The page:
Report on Reventador (Ecuador) — 14 January-20 January 2015
Smithsonian / US Geological Survey Weekly Volcanic Activity Report,
14 January-20 January 2015
Managing Editor: Sally Kuhn Sennert
Please cite this report as:
Global Volcanism Program, 2015. Report on Reventador (Ecuador). In: Sennert, S K (ed.), Weekly Volcanic Activity Report, 14 January-20 January 2015. Smithsonian Institution and US Geological Survey.
0.077°S, 77.656°W; summit elev. 3562 m
All times are local (unless otherwise noted)
IG reported moderate seismic activity including explosions, long-period earthquakes, harmonic tremor, and tremor at Reventador during 14-20 January. Cloudy conditions occasionally obscured views of the summit. A vapor plume observed on 14 January, containing a small amount of ash, rose 1 km and drifted SW. On 15 January an explosion generated a steam-and-ash plume that rose 1 km and drifted NW. A smaller explosion produced a plume that rose 200 m. An explosion on 16 January generated an ash plume that rose 2 km and drifted SE. A vapor-and-ash plume rose 1 km and drifted SW on 19 January.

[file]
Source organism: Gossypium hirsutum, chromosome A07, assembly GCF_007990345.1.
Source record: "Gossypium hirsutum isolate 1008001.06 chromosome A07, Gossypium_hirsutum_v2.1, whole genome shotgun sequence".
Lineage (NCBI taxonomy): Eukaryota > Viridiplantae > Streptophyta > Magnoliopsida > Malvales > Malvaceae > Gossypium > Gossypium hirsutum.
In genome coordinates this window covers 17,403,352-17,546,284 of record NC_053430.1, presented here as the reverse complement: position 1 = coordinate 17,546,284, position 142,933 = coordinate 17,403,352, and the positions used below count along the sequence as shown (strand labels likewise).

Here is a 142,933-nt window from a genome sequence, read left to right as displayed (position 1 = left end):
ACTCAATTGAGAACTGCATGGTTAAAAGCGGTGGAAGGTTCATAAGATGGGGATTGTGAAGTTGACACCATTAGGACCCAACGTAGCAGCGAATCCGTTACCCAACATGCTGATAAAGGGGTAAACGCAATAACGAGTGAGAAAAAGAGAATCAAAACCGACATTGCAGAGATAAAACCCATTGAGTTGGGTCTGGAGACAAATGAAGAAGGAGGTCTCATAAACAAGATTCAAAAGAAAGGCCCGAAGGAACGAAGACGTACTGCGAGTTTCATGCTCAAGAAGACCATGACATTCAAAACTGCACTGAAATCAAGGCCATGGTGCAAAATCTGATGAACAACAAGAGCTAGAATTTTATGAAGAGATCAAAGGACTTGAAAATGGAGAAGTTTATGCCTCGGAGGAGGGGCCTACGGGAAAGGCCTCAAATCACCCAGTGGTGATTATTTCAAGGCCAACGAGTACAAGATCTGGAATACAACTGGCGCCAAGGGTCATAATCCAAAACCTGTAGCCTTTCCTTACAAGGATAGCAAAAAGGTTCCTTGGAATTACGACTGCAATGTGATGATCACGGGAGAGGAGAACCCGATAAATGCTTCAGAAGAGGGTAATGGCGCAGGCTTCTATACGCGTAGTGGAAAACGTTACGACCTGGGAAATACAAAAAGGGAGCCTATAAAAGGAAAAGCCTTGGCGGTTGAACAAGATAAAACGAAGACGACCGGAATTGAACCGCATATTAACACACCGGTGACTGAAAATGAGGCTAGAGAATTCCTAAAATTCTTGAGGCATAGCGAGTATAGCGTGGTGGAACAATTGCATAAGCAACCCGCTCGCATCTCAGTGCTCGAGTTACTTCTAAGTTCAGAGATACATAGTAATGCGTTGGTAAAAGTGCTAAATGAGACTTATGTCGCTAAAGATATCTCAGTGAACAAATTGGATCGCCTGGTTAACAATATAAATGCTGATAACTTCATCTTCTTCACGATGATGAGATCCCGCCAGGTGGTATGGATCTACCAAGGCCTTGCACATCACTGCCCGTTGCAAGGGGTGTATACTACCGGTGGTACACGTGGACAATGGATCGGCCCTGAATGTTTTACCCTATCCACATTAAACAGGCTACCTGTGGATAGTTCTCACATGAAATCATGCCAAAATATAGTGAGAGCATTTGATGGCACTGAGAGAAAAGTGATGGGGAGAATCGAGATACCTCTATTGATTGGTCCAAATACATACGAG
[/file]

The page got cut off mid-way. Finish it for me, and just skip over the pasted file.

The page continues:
Geological Summary. Volcán El Reventador is the most frequently active of a chain of Ecuadorian volcanoes in the Cordillera Real, well east of the principal volcanic axis. The forested, dominantly andesitic stratovolcano has 4-km-wide avalanche scarp open to the E formed by edifice collapse. A young, unvegetated, cone rises from the amphitheater floor about 1,300 m to a height comparable to the rim. It has been the source of numerous lava flows as well as explosive eruptions visible from Quito, about 90 km ESE. Frequent lahars in this region of heavy rainfall have constructed a debris plain on the eastern floor of the scarp. The largest recorded eruption took place in 2002, producing a 17-km-high eruption column, pyroclastic flows that traveled up to 8 km, and lava flows from summit and flank vents.
Source: Instituto Geofísico-Escuela Politécnica Nacional (IG)